We recently ran several stories in our newspaper - and in our sister publication, The Brainerd Dispatch - explaining a change to how Crow Wing County issues Select Committee on Recycling and the Environment (SCORE) funding.

The recycling issue is much bigger than anything we could really ever hope to fit into one story, so we split it into three. One of the stories was more than 2,200 words long (which may be the longest story I have ever written!).

Anyone who knows about recycling and its current challenges knows that's just the tip of the ice berg.

After a reader with Nisswa Sanitation saw one of those stories in the Dispatch, specifically the county level information, they wanted to make a few things clear. The first is what I just said. The issues waste haulers face right now is complex and huge. The second is that China hasn't refused to accept our recycling; China has refused to accept our garbage.

In my story where I talked to waste haulers, I touched briefly (because nobody wanted a 4,000-word story) on the fact that China is refusing to accept heavily contaminated recycling. In the past, anything that was brought to sorting centers but was too contaminated with junk (hoses, wires, etc.) would be sold to China to meet state recycling goals.

One of my sources spoke specifically of paper that had become mixed with broken glass. Because China would accept it as “recycling” it was documented as having been recycled. In reality, it was trash and China likely couldn't use it any more than we could. Now, China is willing to accept materials from us, so long as they are very, very low in contaminants.

China doesn't want to buy our garbage anymore, and nobody can blame them for that.

In our stories, we interviewed representatives from the county, area cities and waste haulers. We barely touched on consumers.

A lot of the solutions to the problems our recyclers face today are bypassed entirely in other countries simply because companies and manufacturers elsewhere tend to avoid making, packaging or selling problem materials. In the United States, we keep using junk plastic packaging, products with extremely limited lifespans and the things that make our waste stream many, many times higher than, for example, Japan or many European countries.

Manufacturers and packagers do this because of demand; so once again, unless there is serious government intervention (which nobody really wants), the consumer holds the key to the problem. Here are just a few ways we are messing up:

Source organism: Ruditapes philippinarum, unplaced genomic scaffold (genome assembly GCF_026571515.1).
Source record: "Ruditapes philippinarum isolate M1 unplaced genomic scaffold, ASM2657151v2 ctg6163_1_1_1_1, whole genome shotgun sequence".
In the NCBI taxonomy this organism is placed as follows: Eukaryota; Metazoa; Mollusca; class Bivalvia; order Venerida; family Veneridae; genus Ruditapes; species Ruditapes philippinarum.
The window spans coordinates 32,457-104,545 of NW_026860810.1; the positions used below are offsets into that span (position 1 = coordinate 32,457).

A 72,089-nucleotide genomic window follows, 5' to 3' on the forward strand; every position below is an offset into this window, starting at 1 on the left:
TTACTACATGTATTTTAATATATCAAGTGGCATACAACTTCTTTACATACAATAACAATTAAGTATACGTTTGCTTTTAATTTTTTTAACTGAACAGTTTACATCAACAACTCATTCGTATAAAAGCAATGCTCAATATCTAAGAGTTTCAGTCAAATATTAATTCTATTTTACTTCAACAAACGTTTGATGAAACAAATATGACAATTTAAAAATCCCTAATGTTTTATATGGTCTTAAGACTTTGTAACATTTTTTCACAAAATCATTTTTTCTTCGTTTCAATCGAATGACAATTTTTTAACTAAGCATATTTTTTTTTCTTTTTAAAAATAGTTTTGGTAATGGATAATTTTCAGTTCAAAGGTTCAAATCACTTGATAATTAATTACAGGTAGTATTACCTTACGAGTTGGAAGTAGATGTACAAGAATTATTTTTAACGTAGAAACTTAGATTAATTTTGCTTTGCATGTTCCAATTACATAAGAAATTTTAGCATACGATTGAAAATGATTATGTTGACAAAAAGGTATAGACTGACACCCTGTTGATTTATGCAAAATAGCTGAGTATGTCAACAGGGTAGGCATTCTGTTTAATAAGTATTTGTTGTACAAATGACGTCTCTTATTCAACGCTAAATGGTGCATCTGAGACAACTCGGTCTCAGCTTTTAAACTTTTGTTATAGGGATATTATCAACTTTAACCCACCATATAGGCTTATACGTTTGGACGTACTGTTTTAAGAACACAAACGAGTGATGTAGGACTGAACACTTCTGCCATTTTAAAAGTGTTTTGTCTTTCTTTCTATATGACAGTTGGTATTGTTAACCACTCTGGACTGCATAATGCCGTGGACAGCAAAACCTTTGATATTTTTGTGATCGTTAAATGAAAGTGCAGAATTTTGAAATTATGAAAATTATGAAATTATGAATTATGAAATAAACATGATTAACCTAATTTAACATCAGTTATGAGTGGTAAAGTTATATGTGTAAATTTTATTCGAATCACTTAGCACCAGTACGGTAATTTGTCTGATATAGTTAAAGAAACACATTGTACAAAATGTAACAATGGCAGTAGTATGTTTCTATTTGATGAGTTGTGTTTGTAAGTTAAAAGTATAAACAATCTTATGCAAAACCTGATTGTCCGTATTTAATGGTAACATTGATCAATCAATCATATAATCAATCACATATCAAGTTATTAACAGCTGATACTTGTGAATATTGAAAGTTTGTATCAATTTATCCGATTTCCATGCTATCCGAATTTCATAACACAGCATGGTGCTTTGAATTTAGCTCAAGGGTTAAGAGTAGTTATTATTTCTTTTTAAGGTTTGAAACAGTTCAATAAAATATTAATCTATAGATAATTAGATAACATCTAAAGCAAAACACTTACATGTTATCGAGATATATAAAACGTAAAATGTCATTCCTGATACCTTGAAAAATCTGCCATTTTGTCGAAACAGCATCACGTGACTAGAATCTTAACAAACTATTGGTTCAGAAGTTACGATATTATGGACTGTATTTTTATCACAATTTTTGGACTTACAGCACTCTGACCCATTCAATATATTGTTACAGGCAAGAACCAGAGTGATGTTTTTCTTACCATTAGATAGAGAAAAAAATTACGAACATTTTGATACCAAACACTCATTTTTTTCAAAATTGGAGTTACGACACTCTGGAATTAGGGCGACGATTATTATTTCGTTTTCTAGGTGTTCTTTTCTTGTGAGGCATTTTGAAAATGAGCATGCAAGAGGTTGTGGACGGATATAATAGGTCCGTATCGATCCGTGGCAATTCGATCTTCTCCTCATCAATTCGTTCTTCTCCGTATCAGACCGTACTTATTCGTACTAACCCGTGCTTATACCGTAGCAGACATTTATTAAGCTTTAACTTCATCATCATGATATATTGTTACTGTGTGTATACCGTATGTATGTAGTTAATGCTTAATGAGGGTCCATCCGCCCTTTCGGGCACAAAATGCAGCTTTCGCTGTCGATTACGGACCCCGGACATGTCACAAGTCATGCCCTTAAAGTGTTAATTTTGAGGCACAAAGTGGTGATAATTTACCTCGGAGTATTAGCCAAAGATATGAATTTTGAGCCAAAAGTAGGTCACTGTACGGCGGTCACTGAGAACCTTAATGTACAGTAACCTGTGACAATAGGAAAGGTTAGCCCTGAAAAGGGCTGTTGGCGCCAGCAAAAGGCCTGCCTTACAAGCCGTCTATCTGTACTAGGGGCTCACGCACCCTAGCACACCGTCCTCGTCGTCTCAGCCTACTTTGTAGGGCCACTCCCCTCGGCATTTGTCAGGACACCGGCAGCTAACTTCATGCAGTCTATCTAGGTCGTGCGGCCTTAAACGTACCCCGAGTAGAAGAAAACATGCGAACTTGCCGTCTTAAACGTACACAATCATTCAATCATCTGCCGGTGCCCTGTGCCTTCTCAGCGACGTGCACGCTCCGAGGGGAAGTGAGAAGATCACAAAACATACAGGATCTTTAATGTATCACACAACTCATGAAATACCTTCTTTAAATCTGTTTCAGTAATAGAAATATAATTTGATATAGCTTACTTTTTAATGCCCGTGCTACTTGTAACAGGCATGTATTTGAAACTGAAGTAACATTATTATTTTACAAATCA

1. By buying throw-away products. This includes cheaply made toys and items we are going to throw away after one use, like plastic party hats and decorations. If you aren't thinking about how or where to store the item because you don't plan to do so, consider not buying it.

  2. By letting big companies have their way. We should be angry that companies engineer their products to break eventually to ensure a future purchase. We should also get angry that companies that make computers, video game systems and even tractors managed to get laws on the books saying we can't fix their product after we've bought it. In some cases, it's illegal for you to open them up at all. It used to be when something broke, you fixed it. Companies have intentionally made that more difficult.

  3. By not trying hard enough. This is me too. I recently brought what had to be hundreds of plastic bags to a plastic bag dropoff site. I have a lifetime of reusable shopping bags; this shouldn't be an issue..

  4. By passing the buck. Sure, the big cities look dirtier than our hometowns and rural homes, but that doesn't mean we don't share the blame or can't do better. We are creatures of convenience, so as long as we don't have to confront an inconvenience, we can make believe it doesn't exist. The plastic from our trash isn't floating on our lake shores, so who cares if it is in the ocean? Hey, I brought the aluminum cans to the recycling center; the plastic bag they are in is their problem. We found a solution that will work for the next 100 years, so let the people who are alive then worry about it.

You might not like that train of thought, but we as consumers can either fix the problem before it gets too big, or we will basically force politicians to act in our stead. I think most people can agree the political solution is usually more expensive and less effective than a private solution.